Pine Valley holds annual Drive Your Tractor To School Day

Photo by Sue Ann Fish The Pine Valley Central School Future Farmers of America celebrated Drive Your Tractor To School Day on Friday. From left are Maddie Mosher, Future Farmers of America vice president, Katelyn Miller, Future Farmers of America president and Madisyn Hartman, Future Farmers of America treasurer, celebrating the 16th in the chapter’s history.

CHERRY CREEK — The Pine Valley Central School Chapter of the Future Farmers of America held their annual Drive Your Tractor To School Day on Friday.

It was the 16th such event in the school’s history.

Jeff Miller, father of Katelyn Miller, chapter president, tallied the final count of the tractors, which ranged from the very small lawn mower versions to the very large versions designed to make short work of a large field.

“Twenty five tractors and a log skidder,” he announced.

In addition to the tractors, a petting zoo was expected to occupy a featured position on the school’s front lawn. The well-known milk jug tractor and silos would be moved into position as soon as the heavy spring dew and fog lifted.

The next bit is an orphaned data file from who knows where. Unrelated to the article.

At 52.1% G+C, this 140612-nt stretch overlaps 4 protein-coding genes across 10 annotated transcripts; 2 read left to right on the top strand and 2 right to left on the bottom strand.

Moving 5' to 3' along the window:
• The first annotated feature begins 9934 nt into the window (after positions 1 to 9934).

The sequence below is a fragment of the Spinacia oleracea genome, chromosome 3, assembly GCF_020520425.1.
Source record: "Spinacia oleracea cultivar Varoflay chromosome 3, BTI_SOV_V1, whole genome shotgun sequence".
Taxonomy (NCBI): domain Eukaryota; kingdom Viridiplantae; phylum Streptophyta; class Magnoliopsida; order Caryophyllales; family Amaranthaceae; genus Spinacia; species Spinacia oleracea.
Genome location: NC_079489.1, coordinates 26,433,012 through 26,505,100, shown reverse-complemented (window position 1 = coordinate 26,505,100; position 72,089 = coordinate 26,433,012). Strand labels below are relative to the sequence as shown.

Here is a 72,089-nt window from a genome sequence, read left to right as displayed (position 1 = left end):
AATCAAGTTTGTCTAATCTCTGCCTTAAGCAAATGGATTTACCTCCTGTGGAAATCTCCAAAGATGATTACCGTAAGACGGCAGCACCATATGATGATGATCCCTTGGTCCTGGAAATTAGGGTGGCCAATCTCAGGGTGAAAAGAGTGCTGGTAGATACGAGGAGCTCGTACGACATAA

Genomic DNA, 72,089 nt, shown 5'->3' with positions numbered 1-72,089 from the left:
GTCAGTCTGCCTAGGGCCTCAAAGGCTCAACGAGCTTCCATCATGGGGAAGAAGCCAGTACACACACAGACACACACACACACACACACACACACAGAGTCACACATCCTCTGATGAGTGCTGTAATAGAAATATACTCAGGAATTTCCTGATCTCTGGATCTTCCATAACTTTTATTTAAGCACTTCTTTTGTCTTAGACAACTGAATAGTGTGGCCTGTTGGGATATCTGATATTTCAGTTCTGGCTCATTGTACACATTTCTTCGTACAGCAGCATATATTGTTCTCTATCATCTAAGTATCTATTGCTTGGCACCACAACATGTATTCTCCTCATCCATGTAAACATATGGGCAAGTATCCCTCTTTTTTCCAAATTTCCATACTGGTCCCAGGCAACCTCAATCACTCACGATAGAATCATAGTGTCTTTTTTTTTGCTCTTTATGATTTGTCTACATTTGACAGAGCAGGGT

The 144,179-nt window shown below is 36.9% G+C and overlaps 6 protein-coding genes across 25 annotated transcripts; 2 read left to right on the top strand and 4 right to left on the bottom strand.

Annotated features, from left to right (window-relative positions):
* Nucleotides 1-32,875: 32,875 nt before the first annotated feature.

Three of the four chapter officers were on hand for Friday morning’s celebration.

“Most of the kids in our chapter play sports for our school as well participating in FFA,” said Katelyn Miller, chapter president. “We get recognized for participating in other school activities, but not FFA. This is our day to be recognized.”

“We’re farmers and we’re proud of it,” said Maddie Mosher, chapter vice president. “Most of us have been raised on farms and have spent our whole lives around agriculture. We’ve grown up in 4-H. This is the next logical thing.”

Madisyn Herrman, chapter treasurer, added, “The tractors are pretty cool, but there’s so much more to it than that.” Chapter Secretary Delanie Tunstall was not present for the celebration.

Under the supervision of chapter advisor Isaac Habermehl, the Pine Valley chapter participated in serving the school and their community by doing road cleanups, and the Alfred State Stockmens Contest, where their team was quizzed on topics ranging from the mechanics of farm equipment to agronomy, which is the study of plants.

One tractor was adorned with flags, including a Confederate flag that was not allowed to be unfurled for the morning. Following involvement of the Pine Valley administration, the flag was ordered to be wrapped.